Thirty-three Knesset members, or over one-quarter of the Knesset, showed up Wednesday morning to the parliament’s Galil Hall for an unprecedented meeting with Palestinian officials.

For the first time, the Knesset gathering saw the flag of Israel and that of the Palestinian Authority — which PA officials insist has become the State of Palestine — standing side by side in Israel’s parliament.

The gathering, which brought together the Knesset Caucus to Resolve the Arab-Israeli Conflict and the Palestinian Authority’s Civil Dialogue Committee, was meant to fly another sort of flag, a show of widespread support for the new round of peace talks underway in Washington.

The 33 MKs in attendance represented parties that hold 77 seats in the Knesset, “a huge majority,” noted MK Hilik Bar, chair of the caucus and organizer of the gathering.

The tone was distinctly upbeat.

“We’re very optimistic about these talks, and about finding a solution along the 1967 lines. Israel will also gain relations with 57 Muslim countries,” said Mohammed Madani, the head of the Palestinian delegation, a member of the Fatah Central Committee and the official appointed by PA President Mahmoud Abbas to lead a dialogue with Israeli civil society for the PA.

“It’s critical to unite the forces that support a fair peace,” Madani told the gathering of MKs, Palestinian officials and activists from One Voice and other advocacy groups. “A fair political solution is in all our interests, and that of our children.”

The Israeli speakers expressed optimism and a hope for achieving peace.

“I’ve walked too often in blood, and served most of my professional life in the jaws of the conflict. Yesh Atid,” he promised, “will support this peace,” former Jerusalem police chief and deputy finance minister Mickey Levy (Yesh Atid) said.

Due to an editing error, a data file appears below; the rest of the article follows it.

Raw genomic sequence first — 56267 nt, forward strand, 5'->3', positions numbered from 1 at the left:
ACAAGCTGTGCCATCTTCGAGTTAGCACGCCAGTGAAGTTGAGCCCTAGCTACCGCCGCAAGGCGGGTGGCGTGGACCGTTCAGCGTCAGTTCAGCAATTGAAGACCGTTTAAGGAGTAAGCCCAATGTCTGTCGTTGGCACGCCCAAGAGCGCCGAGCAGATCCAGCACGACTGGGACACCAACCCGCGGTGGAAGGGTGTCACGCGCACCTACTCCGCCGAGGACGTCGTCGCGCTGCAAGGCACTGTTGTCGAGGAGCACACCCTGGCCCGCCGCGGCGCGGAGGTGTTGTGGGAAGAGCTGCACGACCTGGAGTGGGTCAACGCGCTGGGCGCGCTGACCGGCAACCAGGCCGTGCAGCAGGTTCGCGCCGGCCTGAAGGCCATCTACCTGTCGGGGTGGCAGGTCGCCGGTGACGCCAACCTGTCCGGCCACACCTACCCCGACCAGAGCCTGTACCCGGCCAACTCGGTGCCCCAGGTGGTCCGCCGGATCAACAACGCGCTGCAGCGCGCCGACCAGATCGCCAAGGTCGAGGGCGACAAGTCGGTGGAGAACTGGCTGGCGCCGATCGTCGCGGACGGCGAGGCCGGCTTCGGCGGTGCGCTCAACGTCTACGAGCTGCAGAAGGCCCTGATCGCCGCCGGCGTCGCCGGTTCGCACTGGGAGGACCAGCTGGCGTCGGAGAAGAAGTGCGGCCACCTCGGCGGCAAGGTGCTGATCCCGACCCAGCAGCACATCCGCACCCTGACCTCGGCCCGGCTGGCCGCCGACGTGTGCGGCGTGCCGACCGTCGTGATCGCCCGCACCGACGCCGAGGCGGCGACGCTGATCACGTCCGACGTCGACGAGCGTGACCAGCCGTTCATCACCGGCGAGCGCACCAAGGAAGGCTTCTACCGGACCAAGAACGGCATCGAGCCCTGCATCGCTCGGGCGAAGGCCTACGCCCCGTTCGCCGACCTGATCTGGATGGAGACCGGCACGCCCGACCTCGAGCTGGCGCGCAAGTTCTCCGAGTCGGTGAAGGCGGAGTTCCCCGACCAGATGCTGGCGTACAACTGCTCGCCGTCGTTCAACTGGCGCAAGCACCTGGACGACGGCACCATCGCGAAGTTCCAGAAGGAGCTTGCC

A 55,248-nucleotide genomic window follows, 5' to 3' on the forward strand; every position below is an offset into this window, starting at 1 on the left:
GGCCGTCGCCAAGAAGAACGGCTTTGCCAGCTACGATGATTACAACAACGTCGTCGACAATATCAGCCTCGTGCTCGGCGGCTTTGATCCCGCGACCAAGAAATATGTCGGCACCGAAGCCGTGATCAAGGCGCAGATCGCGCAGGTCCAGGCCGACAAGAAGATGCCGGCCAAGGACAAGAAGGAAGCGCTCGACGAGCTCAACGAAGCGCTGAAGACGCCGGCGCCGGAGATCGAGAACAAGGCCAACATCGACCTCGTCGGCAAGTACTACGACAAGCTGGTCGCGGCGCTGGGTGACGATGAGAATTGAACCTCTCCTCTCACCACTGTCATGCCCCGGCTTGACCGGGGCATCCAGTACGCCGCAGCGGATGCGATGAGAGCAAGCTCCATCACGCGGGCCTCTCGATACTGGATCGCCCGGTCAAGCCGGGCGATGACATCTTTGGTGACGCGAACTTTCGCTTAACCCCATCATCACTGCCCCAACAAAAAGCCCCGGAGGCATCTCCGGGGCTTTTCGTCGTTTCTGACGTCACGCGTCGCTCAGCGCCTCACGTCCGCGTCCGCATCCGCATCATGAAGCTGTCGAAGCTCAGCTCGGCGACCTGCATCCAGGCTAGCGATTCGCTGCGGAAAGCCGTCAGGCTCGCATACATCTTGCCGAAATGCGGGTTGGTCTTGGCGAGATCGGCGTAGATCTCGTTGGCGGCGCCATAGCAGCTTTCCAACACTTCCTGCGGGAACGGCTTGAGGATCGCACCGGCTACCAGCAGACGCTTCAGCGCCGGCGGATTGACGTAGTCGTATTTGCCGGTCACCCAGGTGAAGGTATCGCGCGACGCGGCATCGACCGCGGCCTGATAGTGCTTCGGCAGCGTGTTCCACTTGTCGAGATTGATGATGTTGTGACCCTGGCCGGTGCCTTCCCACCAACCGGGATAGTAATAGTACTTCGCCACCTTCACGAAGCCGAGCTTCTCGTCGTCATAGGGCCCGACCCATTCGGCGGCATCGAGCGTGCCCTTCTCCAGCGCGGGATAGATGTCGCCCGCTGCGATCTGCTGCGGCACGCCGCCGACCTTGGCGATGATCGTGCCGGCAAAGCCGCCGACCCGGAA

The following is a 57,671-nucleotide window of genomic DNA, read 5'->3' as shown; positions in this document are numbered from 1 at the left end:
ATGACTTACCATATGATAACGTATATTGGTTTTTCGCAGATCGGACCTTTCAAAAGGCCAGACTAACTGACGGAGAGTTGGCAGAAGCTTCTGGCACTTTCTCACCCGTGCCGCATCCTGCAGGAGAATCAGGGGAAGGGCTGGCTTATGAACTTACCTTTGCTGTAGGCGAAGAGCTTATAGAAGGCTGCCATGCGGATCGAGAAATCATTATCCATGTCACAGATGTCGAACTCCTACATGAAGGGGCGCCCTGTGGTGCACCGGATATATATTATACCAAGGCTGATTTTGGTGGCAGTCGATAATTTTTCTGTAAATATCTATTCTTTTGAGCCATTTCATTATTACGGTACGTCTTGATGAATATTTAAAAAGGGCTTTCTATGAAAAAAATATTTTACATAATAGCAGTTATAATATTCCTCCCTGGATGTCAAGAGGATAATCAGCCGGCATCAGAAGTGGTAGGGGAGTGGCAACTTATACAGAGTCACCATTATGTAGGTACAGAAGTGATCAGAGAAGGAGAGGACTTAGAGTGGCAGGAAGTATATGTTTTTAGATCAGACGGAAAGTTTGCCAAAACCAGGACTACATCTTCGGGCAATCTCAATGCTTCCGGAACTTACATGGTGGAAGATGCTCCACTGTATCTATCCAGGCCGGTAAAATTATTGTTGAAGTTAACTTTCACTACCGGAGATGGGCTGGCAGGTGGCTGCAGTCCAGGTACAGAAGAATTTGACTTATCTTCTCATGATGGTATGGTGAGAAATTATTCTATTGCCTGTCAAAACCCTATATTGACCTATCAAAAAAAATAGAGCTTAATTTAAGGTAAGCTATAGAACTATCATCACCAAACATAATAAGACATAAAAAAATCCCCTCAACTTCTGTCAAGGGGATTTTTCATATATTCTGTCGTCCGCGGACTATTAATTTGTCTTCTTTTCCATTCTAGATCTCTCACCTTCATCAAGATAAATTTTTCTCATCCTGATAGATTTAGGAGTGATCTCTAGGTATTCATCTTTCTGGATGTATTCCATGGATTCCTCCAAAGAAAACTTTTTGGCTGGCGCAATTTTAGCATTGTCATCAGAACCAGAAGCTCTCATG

“Only those who saw blood and the weeping of war understand the importance of peace,” said MK Benjamin “Fouad” Ben-Eliezer, a former IDF brigadier-general and defense minister.

Health Minister Yael German (Yesh Atid), formerly of Meretz, told the Palestinian officials she was eager to find new ways to partner with Palestinian health authorities.

Members from several parties promised their support for any final agreement, including the centrist Yesh Atid and the left-leaning Labor, Meretz and Hatnua factions. Representatives from ultra-Orthodox party Shas and the Arab Hadash and Balad parties also attended.

The Palestinian side, too, promised peace, but also took the opportunity to advocate for the Palestinian position in the talks. Madani urged that the talks be based on the 1967 borders, a position Israel has refused to accept.

But while Madani invited the MKs to Ramallah and agreed to fly both the Israeli and Palestinian flag during that visit, the delegation’s political adviser Elias Zananiri insisted that “for the Palestinians the Israeli flag represents occupation. First let us have a flag and we won’t have any problem waving yours.”

Perhaps the most conciliatory among the Palestinian speakers was former Palestinian Authority deputy foreign minister Abdullah Abdullah, who noted with gratitude the two flags standing side by side.

“I was born not far from here, in Katamon,” a west Jerusalem neighborhood, he told the gathering. “I remember as a child how I would help turn on the lights or buy some bread for a Jewish family observing the Sabbath.”

Describing the close relations he had with his Jewish neighbors, he urged a return to close ties between Jews and Arabs.

“West of the Jordan river there are two distinct peoples. Neither is going to leave. We must find an accommodation. We want to be free of occupation. We know the Israeli side is concerned about security. You want freedom from fear. Our leaders can find a way that gets both. Otherwise, Israel can’t be democratic. It is not in your interest to become a racist regime.”

The meeting lasted over an hour and a half, with dozens of speakers from among the gathered MKs and activists.

Minutes before the end, Ben-Eliezer said he envisioned a peace settlement in which there would be “two states, with a border but no fence, so we can visit each other and live together.”

The final speaker, Madani, praised the gathering. “We’re overwhelmed to see the Palestinian flag here, but despite all these symbols [of goodwill] we still have to note that the occupation remains. We must all join forces to create the motivation and understanding for peace on both sides.”